“As Thomas Gordon pointed out, 'Parents who find unacceptable a great many things that their children do or say will inevitably foster in these children a deep feeling that they are unacceptable as persons.' That doesn't change just because the parents remember to say soothingly, 'We love you, honey; we just hate almost everything you do.”

“Not only is that all we can do; it’s what we have to keep doing, no matter how many of those meals end up in the garbage can.”

“The more pressing question, of course, is how we can communicate our love after kids keep acting up even when we think they ought to know better. (We’ve certainly told them enough times!) Here it’s common to assume that they’re “testing limits.” This is a very popular phrase in the discipline field and it’s often used as a justification for parents to impose more, or tighter, limits. Sometimes the assumption that kids are testing us even becomes a rationalization for punishing them. But my suspicion is that, by misbehaving, children may be testing something else entirely—namely, the unconditionality of our love. Perhaps they’re acting in unacceptable ways to see if we’ll stop accepting them.”

“Unconditional parents want to know how to do something other than threaten and punish. They don't see their relationship with their children as adversarial, so their goal is to avoid battles, not win them.”

“While it may be possible to spoil kids with too many things, it isn't possible to spoil them with too much (unconditional) love. As one writer put it, the problem with children whom we would describe as spoiled is that they 'get too much of what they want and too little of what they need.' Therefore, give them affection (which they need) without limit, without reservations, and without excuse. Pay as much attention to them as you can, regardless of mood or circumstance. Let them know you're delighted to be with them, that you care about them no matter what happens.”

“When unconditional love and genuine enthusiasm are always present, "Good job!" isn't necessary; when they're absent, "Good job!" won't help.”

“The research suggests that praise may have [a negative, unintended] effect, directing attention away from the task [at hand] and toward your reaction.”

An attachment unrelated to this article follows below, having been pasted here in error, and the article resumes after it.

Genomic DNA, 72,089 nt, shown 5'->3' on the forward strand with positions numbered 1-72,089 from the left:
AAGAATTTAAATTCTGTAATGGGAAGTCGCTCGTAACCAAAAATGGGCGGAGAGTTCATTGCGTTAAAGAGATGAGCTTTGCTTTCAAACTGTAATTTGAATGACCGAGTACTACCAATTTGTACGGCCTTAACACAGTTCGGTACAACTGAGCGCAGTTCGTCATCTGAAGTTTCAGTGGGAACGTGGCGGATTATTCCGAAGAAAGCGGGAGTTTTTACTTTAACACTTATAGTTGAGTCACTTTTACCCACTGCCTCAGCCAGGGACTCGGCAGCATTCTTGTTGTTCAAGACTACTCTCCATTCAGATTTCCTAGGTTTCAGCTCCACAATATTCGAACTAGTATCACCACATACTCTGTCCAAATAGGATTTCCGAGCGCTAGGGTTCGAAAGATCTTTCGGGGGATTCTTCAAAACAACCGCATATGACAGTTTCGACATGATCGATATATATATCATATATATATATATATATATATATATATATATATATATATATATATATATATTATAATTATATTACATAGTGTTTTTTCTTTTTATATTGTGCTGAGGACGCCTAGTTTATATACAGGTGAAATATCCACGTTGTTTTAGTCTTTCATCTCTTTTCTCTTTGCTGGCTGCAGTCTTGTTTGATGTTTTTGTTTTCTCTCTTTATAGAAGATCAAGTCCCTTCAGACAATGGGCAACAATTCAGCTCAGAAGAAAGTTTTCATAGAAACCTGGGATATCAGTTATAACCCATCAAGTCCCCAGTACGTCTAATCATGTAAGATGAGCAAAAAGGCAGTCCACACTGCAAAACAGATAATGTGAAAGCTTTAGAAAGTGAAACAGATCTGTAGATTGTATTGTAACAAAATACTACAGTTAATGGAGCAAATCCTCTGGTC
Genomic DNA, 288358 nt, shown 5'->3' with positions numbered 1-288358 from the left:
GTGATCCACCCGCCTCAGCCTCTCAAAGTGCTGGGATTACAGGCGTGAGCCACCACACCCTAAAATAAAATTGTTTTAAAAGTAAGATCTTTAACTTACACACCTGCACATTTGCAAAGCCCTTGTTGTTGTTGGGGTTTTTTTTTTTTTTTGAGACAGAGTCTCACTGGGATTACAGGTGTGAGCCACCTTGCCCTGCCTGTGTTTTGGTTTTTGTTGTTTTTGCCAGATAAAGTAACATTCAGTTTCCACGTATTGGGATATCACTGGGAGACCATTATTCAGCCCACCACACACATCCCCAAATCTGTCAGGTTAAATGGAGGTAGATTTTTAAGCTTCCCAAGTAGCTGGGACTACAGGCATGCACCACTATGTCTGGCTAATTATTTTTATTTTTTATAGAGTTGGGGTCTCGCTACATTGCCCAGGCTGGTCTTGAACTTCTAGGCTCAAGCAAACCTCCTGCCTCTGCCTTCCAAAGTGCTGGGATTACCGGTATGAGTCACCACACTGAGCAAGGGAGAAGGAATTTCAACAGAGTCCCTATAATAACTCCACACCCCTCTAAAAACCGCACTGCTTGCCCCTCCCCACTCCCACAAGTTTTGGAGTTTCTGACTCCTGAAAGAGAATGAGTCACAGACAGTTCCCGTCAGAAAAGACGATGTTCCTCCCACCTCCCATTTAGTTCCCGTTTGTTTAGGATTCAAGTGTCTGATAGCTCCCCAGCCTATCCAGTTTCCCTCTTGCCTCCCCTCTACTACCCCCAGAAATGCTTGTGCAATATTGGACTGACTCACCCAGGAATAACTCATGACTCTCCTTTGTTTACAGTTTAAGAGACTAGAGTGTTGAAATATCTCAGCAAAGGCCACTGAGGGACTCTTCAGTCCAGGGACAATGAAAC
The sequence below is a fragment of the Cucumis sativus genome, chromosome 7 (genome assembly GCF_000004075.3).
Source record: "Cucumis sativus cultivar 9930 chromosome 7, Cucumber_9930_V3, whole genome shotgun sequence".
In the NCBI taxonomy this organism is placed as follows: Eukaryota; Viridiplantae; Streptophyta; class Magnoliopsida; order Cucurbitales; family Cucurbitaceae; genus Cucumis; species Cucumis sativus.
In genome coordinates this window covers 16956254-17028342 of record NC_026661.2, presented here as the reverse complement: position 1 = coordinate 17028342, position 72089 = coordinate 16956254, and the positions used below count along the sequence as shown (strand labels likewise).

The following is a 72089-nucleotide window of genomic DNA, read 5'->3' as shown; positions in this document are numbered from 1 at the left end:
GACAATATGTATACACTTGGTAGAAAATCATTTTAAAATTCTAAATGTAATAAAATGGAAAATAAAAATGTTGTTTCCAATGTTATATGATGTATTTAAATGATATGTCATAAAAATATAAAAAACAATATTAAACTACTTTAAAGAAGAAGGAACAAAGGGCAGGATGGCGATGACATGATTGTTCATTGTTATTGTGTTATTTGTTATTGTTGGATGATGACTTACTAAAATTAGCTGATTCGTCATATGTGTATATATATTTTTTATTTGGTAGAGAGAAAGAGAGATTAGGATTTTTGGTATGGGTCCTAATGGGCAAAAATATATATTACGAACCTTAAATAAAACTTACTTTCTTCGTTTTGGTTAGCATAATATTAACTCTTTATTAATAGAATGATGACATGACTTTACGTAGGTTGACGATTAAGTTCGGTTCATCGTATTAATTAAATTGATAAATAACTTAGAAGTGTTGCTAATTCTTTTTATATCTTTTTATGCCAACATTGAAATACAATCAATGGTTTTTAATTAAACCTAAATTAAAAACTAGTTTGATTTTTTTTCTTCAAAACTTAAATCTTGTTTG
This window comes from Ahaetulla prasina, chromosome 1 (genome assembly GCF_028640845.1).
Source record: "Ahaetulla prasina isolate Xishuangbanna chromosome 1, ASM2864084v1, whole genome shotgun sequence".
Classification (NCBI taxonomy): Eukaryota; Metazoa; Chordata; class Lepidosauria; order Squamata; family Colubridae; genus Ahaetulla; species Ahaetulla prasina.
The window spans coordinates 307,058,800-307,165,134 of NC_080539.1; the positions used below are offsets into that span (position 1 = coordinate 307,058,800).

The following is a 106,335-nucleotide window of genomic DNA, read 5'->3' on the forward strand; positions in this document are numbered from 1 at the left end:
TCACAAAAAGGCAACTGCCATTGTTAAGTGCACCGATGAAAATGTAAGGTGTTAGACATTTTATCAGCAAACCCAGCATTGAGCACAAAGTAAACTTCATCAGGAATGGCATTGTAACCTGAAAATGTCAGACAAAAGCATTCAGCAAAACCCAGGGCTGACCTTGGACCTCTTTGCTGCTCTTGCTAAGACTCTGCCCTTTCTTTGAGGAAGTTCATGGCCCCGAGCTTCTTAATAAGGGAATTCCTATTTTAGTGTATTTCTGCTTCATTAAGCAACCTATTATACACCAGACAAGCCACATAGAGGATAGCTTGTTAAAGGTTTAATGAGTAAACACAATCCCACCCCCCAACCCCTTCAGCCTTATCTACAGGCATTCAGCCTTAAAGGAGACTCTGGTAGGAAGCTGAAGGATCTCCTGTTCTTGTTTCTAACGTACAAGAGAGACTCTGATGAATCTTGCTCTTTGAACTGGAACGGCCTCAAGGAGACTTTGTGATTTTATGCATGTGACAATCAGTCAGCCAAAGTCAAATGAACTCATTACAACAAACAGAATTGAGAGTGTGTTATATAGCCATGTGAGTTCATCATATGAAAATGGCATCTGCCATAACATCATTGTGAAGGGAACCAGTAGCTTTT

“Use your words!' is a common instruction given to small children, sometimes even when they don't really have the right words. But the best way for us to use our words is to help kids see that the reason to help - and not to hurt - isn't what they'll get out of it, but the effects their actions have on others. To put it differently, I'm all in favor of teaching by 'consequences,' as long as the consequences we're stressing are those experienced by the people our children are interacting with rather than just those that they themselves experience.”

“Don’t say thank you because you’re afraid I’ll get mad at you if you don’t; that’s a terrible reason. Don’t say thank you because it’s polite; that’s not much of a reason at all. Say thank you because of its effect on the people you’re thanking.”

“The first is spatial: I can imagine how you literally see the world, such that what’s on my right is on your left when we’re facing one another. In the second type, I can imagine how you think about things—for example, how you might have trouble solving a problem that’s easy for me, or how you might hold beliefs about, say, raising children that are different from mine. The third kind consists of imagining how you feel, how something could upset you even if it doesn’t have that effect on me. (This last type of perspective taking is sometimes confused with “empathy,” which means that I share your feelings. To empathize isn’t just to understand that you’re angry but actually to feel angry along with you.)”

Chapter 9: Choices for Children


  • Allow children to make decisions that concern them, except when there is a compelling reason to override their choice.
  • People have a basic need for autonomy and experiencing the act of choosing.
  • Encourage children to propose ways of dealing with issues and participate in problem-solving.

Chapter 10: The Child’s Perspective


  • Focus on raising children to be concerned about others' happiness, not just their own
  • Children should ask "How will doing x make that other kid feel?" instead of "Am I allowed to do x?" or "Will I get in trouble for doing x?"
  • Human beings are born with the capacity to care and parents have an ally in their child's innate compassion
  • Punishments and rewards, rooted in self-interest, hinder moral growth and should be eliminated
  • Good parenting practices, such as modeling kindness and empathy, should replace bad ones for moral development.